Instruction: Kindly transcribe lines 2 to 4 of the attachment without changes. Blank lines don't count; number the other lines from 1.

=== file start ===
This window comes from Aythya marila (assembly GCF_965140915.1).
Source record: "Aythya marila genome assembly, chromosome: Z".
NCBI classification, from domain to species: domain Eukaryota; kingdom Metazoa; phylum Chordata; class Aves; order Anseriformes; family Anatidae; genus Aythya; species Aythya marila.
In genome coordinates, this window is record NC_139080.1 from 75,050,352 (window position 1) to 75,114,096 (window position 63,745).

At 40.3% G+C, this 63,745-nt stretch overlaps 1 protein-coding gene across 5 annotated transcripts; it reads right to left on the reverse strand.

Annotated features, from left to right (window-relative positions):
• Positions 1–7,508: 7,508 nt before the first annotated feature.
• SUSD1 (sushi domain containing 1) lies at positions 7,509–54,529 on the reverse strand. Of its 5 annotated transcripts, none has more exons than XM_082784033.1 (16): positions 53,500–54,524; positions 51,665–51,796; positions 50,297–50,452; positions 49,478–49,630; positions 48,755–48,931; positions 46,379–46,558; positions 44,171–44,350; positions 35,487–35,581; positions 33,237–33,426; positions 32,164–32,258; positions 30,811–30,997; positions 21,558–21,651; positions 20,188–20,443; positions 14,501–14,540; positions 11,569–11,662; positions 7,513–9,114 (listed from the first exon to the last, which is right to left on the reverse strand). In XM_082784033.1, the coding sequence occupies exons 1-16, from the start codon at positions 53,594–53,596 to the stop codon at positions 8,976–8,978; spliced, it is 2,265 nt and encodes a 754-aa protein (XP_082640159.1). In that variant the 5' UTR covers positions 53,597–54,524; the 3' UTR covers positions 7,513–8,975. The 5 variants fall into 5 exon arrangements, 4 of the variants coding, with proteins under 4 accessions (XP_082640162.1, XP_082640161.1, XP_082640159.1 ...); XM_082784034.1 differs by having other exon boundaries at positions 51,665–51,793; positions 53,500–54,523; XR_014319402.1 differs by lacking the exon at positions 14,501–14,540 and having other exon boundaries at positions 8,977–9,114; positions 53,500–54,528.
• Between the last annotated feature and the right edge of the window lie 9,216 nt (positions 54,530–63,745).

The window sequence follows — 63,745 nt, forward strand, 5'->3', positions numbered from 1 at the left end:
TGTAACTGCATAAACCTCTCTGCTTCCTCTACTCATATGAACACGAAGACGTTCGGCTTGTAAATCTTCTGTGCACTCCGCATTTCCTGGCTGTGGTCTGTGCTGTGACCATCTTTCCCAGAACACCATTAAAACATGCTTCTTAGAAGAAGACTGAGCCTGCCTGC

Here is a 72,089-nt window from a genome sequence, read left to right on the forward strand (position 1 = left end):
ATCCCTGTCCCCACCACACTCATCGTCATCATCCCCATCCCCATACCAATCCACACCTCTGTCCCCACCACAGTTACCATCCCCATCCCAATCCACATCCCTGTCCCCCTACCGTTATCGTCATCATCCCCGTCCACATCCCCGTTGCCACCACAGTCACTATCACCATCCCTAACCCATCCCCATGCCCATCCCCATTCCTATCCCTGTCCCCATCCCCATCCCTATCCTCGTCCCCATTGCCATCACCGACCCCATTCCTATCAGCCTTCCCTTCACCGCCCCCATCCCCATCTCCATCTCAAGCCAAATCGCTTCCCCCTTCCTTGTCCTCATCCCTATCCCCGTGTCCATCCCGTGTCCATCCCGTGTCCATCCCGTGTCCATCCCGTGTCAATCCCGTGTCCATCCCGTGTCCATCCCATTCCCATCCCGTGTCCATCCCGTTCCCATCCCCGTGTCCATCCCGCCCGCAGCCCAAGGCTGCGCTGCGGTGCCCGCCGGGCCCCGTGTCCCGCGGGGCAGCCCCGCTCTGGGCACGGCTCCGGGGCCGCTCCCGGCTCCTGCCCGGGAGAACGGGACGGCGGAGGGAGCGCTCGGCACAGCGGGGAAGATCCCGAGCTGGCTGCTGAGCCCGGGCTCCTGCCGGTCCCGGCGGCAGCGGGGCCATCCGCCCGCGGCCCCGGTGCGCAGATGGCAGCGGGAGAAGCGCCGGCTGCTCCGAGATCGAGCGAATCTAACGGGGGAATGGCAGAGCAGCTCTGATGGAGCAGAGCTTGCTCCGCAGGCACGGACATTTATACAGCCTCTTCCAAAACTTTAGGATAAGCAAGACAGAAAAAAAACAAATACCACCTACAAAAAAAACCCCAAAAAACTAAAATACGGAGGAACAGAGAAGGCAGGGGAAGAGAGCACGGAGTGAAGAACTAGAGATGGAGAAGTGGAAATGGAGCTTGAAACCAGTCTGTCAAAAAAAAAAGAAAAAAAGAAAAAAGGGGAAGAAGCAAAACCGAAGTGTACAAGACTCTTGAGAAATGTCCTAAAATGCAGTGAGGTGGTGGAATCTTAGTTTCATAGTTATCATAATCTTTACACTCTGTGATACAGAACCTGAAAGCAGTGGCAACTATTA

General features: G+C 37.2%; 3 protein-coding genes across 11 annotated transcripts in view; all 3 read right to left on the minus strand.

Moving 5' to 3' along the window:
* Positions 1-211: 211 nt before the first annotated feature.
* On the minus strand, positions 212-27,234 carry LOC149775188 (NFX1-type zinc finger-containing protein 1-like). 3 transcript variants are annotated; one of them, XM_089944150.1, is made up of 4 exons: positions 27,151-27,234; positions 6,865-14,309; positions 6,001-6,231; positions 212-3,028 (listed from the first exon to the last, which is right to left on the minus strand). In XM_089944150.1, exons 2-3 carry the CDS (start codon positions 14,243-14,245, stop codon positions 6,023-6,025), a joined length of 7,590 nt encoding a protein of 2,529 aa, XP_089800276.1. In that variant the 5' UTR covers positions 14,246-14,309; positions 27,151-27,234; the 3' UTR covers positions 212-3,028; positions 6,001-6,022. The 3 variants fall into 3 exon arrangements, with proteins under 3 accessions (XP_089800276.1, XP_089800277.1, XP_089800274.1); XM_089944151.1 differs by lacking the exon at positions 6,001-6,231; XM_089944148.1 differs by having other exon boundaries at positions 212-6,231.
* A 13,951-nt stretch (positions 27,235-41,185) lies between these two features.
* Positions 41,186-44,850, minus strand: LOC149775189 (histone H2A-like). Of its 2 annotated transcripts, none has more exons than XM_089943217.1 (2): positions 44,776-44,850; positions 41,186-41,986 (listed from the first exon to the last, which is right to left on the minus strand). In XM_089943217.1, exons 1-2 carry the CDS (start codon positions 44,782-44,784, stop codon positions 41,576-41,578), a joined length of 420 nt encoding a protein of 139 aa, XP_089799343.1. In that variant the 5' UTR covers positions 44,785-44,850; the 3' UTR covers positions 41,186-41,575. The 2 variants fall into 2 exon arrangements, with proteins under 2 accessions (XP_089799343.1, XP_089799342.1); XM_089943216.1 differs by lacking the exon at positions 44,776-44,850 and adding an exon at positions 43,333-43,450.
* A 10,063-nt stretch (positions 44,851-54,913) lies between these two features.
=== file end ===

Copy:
Source record: "Aythya marila genome assembly, chromosome: Z".
NCBI classification, from domain to species: domain Eukaryota; kingdom Metazoa; phylum Chordata; class Aves; order Anseriformes; family Anatidae; genus Aythya; species Aythya marila.
In genome coordinates, this window is record NC_139080.1 from 75,050,352 (window position 1) to 75,114,096 (window position 63,745).